I took a screenshot a couple hours earlier, wanting to send it. But thought that might be too much shilling, and held off. As it turns out, there isn’t the concept of too much shilling for #btc. Keep slapping! pic.twitter.com/hkxieXIxGX
— CZ Binance 🔶🔶🔶 (@cz_binance) February 18, 2020
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However, “this is not wise when spending your after-tax dollars on a completely speculative item,” he said, especially because “the moment this value is under $10k you see a mad dash in all 3 Webs [of] people trying to seek information to make a decision to sell or hold.”
Below 10k again… SCAM!!
Waiting for yet another obituary from @PeterSchiff
— Ivan on Tech (@IvanOnTech) February 10, 2020
Gossip & narrative: “be fearful when others are greedy and greedy when others are fearful.”
Joe Vezzani, chief executive of crypto investment research firm LunarCrush, wrote to Finance Magnates that the $10k mark is not so important to investors anymore–rather, it is a convenient point that media narratives tend to latch onto: “the $10,000 market was more of a psychological factor back in 2017,” he told Finance Magnates.
Therefore, Mr. Vezzani believes that “the mark is not psychological to most investors at this point. It does, however, bring more attention to the currency as media portray it to be a psychological level and therefore cover the price at the $10k inflection point.”
Jim Angleton agrees that narrative plays an important role in disseminating the $10k storyline: “when the price drops under $10k, all eyes are on this value, and the gossip mills in social media [as well as] deep and dark web [circles] commence to give speculation or private [buying and selling].”
“Remember, this is not like a stock whereby you have certain formula tools to establish value,” he explained. “No, BTC is more of a [vehicle of] ‘mood trade,’ and speculators risk [trading on] gossip over hardcore facts. “Many will try and dazzle you with their idea of underwriting,” he continued, “but it is really between a motivative buyer and seller who establish price and value.”
Jack Choros, chief marketing officer at CryptoRadar, echoed Mr. Angleton’s sentiments around the role of gossip and narrative in the price of Bitcoin.
In addition to the idea that “round numbers by themselves are always more appealing as a benchmark,” Mr. Choros pointed out that “there’s also the fear of missing out that comes in when the price is rising. When the price is falling, Bitcoin’s doomsday predictors start to make their voices heard and trick people into thinking that it’s over.”
As such, “the key is to do what Warren Buffett says: be fearful when others are greedy and greedy when others are fearful.”
Ever-shifting “floors” and “ceilings”
However, as significant as it may be in and of itself, Mr. Angleton sees the $10k mark as a smaller piece of a more complex matrix of price points: “the threshold deck for measurement has really been $7,500 per BTC,” he wrote, “and when it reaches $10k, it is considered to be on fire.”
Therefore, he believes that “the real question is when the price per coin drops under $7,500–and for how long.”
But with the upcoming “halving,” when BTC’s mining rewards will be cut in half, the $7,500 threshold deck may soon be on its way up.
Why is this? Bitcoin’s “floor”–which has been around $3,000 for the last two years, is likely to increase as a result of the halving. “Bitcoin’s price floor is related to the cost of mining,” wrote Charles Phan, chief technical officer of Interdax, in an email to Finance Magnates: “Bitcoin will never stay below its cost of production for too long.”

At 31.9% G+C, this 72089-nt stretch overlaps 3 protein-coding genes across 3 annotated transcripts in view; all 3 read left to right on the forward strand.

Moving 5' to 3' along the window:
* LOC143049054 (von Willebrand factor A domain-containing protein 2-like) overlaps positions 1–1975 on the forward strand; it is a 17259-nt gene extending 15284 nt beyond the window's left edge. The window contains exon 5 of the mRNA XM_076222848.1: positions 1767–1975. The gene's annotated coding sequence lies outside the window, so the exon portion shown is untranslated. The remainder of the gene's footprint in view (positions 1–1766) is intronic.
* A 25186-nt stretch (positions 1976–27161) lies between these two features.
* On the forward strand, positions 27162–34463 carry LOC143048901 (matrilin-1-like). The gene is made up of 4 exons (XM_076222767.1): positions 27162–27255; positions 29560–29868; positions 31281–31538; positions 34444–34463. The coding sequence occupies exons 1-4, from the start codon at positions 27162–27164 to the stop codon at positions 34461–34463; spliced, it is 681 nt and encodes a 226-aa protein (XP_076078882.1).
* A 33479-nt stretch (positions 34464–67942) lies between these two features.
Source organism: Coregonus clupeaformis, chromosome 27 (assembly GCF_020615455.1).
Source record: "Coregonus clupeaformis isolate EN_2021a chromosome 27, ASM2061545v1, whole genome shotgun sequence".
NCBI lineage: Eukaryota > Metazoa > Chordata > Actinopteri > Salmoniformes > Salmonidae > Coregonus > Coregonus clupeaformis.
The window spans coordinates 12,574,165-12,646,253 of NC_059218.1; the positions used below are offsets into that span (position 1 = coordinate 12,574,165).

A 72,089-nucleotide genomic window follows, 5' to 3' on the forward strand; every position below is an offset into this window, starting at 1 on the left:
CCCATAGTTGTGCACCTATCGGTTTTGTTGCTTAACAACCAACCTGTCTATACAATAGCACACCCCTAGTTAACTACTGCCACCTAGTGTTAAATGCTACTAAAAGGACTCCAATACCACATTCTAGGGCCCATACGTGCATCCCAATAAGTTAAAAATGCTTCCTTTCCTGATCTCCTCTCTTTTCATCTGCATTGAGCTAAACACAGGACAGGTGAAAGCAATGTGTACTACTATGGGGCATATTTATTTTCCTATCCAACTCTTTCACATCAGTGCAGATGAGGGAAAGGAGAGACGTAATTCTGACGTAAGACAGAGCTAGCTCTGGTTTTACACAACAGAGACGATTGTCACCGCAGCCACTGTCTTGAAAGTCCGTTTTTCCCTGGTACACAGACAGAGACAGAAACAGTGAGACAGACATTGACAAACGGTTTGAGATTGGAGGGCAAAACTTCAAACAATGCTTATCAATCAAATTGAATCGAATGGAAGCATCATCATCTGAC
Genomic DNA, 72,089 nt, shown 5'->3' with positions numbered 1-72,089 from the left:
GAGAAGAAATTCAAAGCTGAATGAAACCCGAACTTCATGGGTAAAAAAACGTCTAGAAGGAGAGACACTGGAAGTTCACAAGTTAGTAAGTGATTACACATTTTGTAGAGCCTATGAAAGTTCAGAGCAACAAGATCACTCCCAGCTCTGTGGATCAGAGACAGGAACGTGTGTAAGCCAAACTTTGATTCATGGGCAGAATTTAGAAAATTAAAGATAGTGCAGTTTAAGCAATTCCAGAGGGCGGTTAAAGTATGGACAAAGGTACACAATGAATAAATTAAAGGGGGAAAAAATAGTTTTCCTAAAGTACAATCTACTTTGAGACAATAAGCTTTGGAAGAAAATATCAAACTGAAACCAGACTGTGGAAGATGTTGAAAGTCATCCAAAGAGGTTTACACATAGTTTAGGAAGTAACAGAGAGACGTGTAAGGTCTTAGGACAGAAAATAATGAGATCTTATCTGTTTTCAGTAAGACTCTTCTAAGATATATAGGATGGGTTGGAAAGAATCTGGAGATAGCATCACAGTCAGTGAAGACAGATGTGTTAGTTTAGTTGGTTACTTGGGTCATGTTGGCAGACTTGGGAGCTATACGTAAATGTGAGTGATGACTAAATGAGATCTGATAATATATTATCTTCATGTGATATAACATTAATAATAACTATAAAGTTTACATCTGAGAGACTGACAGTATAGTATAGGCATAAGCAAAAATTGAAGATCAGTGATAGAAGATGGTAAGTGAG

Jeremy Britton, chief financial officer at Boston Trading Co., explained the effect of the halving to Finance Magnates this way: “at present, it costs around $3000 just in electricity to mine a single bitcoin (notwithstanding the cost of hardware, and internet access),” he said.
“This is why, when BTC ‘crashed’ earlier in 2019, the price did not go below $3000; miners did not wish to sell for a loss.” In other words, miners were maintaining the $3,000 “floor.”
When the next halving occurs in May, however, Mr. Britton believes that “the price to mine a single bitcoin will increase to a minimum of $6000. Whatever the new ceiling is, the floor will be $6k, as miners will refuse to sell for a loss.”
Is $12,000 next?
The halving, along with a number of factors, has led some analysts to say that Bitcoin’s bull market–even with the testing of the $10k support line–is “the real deal.”
For example, cryptocurrency research firm GlassNode recently found that “the daily net growth of entities [on the Bitcoin network] is consistently positive: In Bitcoin’s history there have been only 21 days so far in which the net entity growth was negative,” a factor that the firm described as “a clear indication of a healthy and consistent adoption of Bitcoin over the past 10 years.”
Additionally, MKM Partners chief market technician JC O’Hara told CNBC that “when you look at bitcoin, we’re starting to see signs that the dormant consolidation from the second half of last year is slowly starting to change in terms of positive bullish momentum here.”
According to O’Hara, “we’re breaking above the $10,000 psychological level, and we’re of the opinion that positive momentum will continue to follow positive momentum. So that’s why we think in the short term we could see $12,000 on bitcoin.”
However, there are still some practical matters that may be holding Bitcoin back from this sort of healthy adoption. “The mood swings of BTC react when huge raids occur by law enforcement,” Jim Angleton said, “and the [entire] scheme is given a black eye due to illegal actives.”
Indeed, while the number of hacks, scams, and other illegal activities associated with Bitcoin and cryptocurrency more generally appears to have shrunk, there is still quite a bit of regulatory uncertainty and distrust in Bitcoin as a store of value.
Do you think that Bitcoin has reached a critical point on the journey to mass adoption? Do you believe that Bitcoin will manage to hold the $10k support? Let us know your thoughts in the comments below.